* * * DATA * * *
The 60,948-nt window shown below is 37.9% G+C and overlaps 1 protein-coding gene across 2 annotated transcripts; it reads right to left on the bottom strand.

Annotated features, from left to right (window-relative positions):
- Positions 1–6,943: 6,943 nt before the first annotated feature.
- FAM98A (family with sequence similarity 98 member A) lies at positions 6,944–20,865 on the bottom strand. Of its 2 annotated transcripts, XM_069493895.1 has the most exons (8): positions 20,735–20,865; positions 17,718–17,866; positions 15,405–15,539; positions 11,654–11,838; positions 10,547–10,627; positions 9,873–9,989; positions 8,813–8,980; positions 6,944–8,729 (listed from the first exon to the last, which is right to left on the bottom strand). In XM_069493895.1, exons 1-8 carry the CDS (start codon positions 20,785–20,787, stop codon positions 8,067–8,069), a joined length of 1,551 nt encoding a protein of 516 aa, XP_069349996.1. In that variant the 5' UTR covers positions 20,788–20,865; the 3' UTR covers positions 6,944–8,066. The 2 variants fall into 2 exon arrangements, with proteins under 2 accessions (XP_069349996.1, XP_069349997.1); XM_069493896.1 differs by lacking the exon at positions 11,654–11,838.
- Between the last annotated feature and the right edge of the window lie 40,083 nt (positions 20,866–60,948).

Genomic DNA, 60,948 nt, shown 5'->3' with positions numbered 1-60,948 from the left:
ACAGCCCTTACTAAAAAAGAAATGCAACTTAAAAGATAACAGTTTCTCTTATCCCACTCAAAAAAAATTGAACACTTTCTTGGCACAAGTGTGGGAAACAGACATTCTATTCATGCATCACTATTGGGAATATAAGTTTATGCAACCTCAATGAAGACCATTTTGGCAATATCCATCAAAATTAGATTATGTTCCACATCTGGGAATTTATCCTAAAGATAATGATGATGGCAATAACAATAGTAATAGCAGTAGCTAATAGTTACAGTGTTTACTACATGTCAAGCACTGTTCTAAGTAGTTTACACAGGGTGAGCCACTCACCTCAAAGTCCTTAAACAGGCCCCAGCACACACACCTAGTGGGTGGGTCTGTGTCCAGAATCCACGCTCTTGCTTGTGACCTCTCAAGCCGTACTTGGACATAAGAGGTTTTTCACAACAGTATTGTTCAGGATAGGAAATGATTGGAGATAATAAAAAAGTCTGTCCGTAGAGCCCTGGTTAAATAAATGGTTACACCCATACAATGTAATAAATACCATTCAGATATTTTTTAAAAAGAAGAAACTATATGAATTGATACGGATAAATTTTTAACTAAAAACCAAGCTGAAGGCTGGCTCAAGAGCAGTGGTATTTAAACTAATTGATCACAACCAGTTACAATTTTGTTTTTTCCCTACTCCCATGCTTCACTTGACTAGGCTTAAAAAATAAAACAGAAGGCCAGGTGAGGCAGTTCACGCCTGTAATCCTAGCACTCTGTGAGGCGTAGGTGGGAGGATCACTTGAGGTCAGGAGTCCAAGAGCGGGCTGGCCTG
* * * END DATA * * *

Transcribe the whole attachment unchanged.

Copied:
The 60,948-nt window shown below is 37.9% G+C and overlaps 1 protein-coding gene across 2 annotated transcripts; it reads right to left on the bottom strand.

Annotated features, from left to right (window-relative positions):
- Positions 1–6,943: 6,943 nt before the first annotated feature.
- FAM98A (family with sequence similarity 98 member A) lies at positions 6,944–20,865 on the bottom strand. Of its 2 annotated transcripts, XM_069493895.1 has the most exons (8): positions 20,735–20,865; positions 17,718–17,866; positions 15,405–15,539; positions 11,654–11,838; positions 10,547–10,627; positions 9,873–9,989; positions 8,813–8,980; positions 6,944–8,729 (listed from the first exon to the last, which is right to left on the bottom strand). In XM_069493895.1, exons 1-8 carry the CDS (start codon positions 20,785–20,787, stop codon positions 8,067–8,069), a joined length of 1,551 nt encoding a protein of 516 aa, XP_069349996.1. In that variant the 5' UTR covers positions 20,788–20,865; the 3' UTR covers positions 6,944–8,066. The 2 variants fall into 2 exon arrangements, with proteins under 2 accessions (XP_069349996.1, XP_069349997.1); XM_069493896.1 differs by lacking the exon at positions 11,654–11,838.
- Between the last annotated feature and the right edge of the window lie 40,083 nt (positions 20,866–60,948).

Genomic DNA, 60,948 nt, shown 5'->3' with positions numbered 1-60,948 from the left:
ACAGCCCTTACTAAAAAAGAAATGCAACTTAAAAGATAACAGTTTCTCTTATCCCACTCAAAAAAAATTGAACACTTTCTTGGCACAAGTGTGGGAAACAGACATTCTATTCATGCATCACTATTGGGAATATAAGTTTATGCAACCTCAATGAAGACCATTTTGGCAATATCCATCAAAATTAGATTATGTTCCACATCTGGGAATTTATCCTAAAGATAATGATGATGGCAATAACAATAGTAATAGCAGTAGCTAATAGTTACAGTGTTTACTACATGTCAAGCACTGTTCTAAGTAGTTTACACAGGGTGAGCCACTCACCTCAAAGTCCTTAAACAGGCCCCAGCACACACACCTAGTGGGTGGGTCTGTGTCCAGAATCCACGCTCTTGCTTGTGACCTCTCAAGCCGTACTTGGACATAAGAGGTTTTTCACAACAGTATTGTTCAGGATAGGAAATGATTGGAGATAATAAAAAAGTCTGTCCGTAGAGCCCTGGTTAAATAAATGGTTACACCCATACAATGTAATAAATACCATTCAGATATTTTTTAAAAAGAAGAAACTATATGAATTGATACGGATAAATTTTTAACTAAAAACCAAGCTGAAGGCTGGCTCAAGAGCAGTGGTATTTAAACTAATTGATCACAACCAGTTACAATTTTGTTTTTTCCCTACTCCCATGCTTCACTTGACTAGGCTTAAAAAATAAAACAGAAGGCCAGGTGAGGCAGTTCACGCCTGTAATCCTAGCACTCTGTGAGGCGTAGGTGGGAGGATCACTTGAGGTCAGGAGTCCAAGAGCGGGCTGGCCTG